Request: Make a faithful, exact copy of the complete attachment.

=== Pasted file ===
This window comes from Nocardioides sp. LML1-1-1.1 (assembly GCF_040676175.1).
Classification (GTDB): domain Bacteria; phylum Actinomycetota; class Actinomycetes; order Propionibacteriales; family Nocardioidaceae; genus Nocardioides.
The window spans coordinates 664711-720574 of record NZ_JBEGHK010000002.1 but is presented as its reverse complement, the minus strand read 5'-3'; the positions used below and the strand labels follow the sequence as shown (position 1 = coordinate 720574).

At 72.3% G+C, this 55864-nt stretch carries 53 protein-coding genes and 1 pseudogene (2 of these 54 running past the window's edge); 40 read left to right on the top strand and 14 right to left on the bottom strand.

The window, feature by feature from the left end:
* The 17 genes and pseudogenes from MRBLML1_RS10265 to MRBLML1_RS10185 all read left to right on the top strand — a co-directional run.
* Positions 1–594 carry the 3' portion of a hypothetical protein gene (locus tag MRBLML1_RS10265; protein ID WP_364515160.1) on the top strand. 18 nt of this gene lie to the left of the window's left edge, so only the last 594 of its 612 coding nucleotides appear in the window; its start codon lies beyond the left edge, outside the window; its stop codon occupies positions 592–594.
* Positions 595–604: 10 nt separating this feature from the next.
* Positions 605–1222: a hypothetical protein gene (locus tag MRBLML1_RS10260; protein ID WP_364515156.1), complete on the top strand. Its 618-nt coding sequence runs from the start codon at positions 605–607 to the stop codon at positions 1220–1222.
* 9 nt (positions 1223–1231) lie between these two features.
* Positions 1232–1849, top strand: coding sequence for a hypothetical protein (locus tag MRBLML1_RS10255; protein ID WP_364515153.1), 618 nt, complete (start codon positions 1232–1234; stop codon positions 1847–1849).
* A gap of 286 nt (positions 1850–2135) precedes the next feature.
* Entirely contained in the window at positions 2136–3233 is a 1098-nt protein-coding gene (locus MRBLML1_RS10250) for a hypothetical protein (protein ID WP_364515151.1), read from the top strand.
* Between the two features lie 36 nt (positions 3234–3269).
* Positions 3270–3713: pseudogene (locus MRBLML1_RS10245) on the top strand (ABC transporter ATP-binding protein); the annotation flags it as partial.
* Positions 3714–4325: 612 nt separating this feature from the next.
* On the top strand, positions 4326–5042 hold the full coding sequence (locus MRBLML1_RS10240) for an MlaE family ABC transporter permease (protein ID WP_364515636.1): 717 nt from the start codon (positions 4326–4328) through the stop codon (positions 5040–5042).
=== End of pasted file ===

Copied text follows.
This window comes from Nocardioides sp. LML1-1-1.1 (assembly GCF_040676175.1).
Classification (GTDB): domain Bacteria; phylum Actinomycetota; class Actinomycetes; order Propionibacteriales; family Nocardioidaceae; genus Nocardioides.
The window spans coordinates 664711-720574 of record NZ_JBEGHK010000002.1 but is presented as its reverse complement, the minus strand read 5'-3'; the positions used below and the strand labels follow the sequence as shown (position 1 = coordinate 720574).

At 72.3% G+C, this 55864-nt stretch carries 53 protein-coding genes and 1 pseudogene (2 of these 54 running past the window's edge); 40 read left to right on the top strand and 14 right to left on the bottom strand.

The window, feature by feature from the left end:
* The 17 genes and pseudogenes from MRBLML1_RS10265 to MRBLML1_RS10185 all read left to right on the top strand — a co-directional run.
* Positions 1–594 carry the 3' portion of a hypothetical protein gene (locus tag MRBLML1_RS10265; protein ID WP_364515160.1) on the top strand. 18 nt of this gene lie to the left of the window's left edge, so only the last 594 of its 612 coding nucleotides appear in the window; its start codon lies beyond the left edge, outside the window; its stop codon occupies positions 592–594.
* Positions 595–604: 10 nt separating this feature from the next.
* Positions 605–1222: a hypothetical protein gene (locus tag MRBLML1_RS10260; protein ID WP_364515156.1), complete on the top strand. Its 618-nt coding sequence runs from the start codon at positions 605–607 to the stop codon at positions 1220–1222.
* 9 nt (positions 1223–1231) lie between these two features.
* Positions 1232–1849, top strand: coding sequence for a hypothetical protein (locus tag MRBLML1_RS10255; protein ID WP_364515153.1), 618 nt, complete (start codon positions 1232–1234; stop codon positions 1847–1849).
* A gap of 286 nt (positions 1850–2135) precedes the next feature.
* Entirely contained in the window at positions 2136–3233 is a 1098-nt protein-coding gene (locus MRBLML1_RS10250) for a hypothetical protein (protein ID WP_364515151.1), read from the top strand.
* Between the two features lie 36 nt (positions 3234–3269).
* Positions 3270–3713: pseudogene (locus MRBLML1_RS10245) on the top strand (ABC transporter ATP-binding protein); the annotation flags it as partial.
* Positions 3714–4325: 612 nt separating this feature from the next.
* On the top strand, positions 4326–5042 hold the full coding sequence (locus MRBLML1_RS10240) for an MlaE family ABC transporter permease (protein ID WP_364515636.1): 717 nt from the start codon (positions 4326–4328) through the stop codon (positions 5040–5042).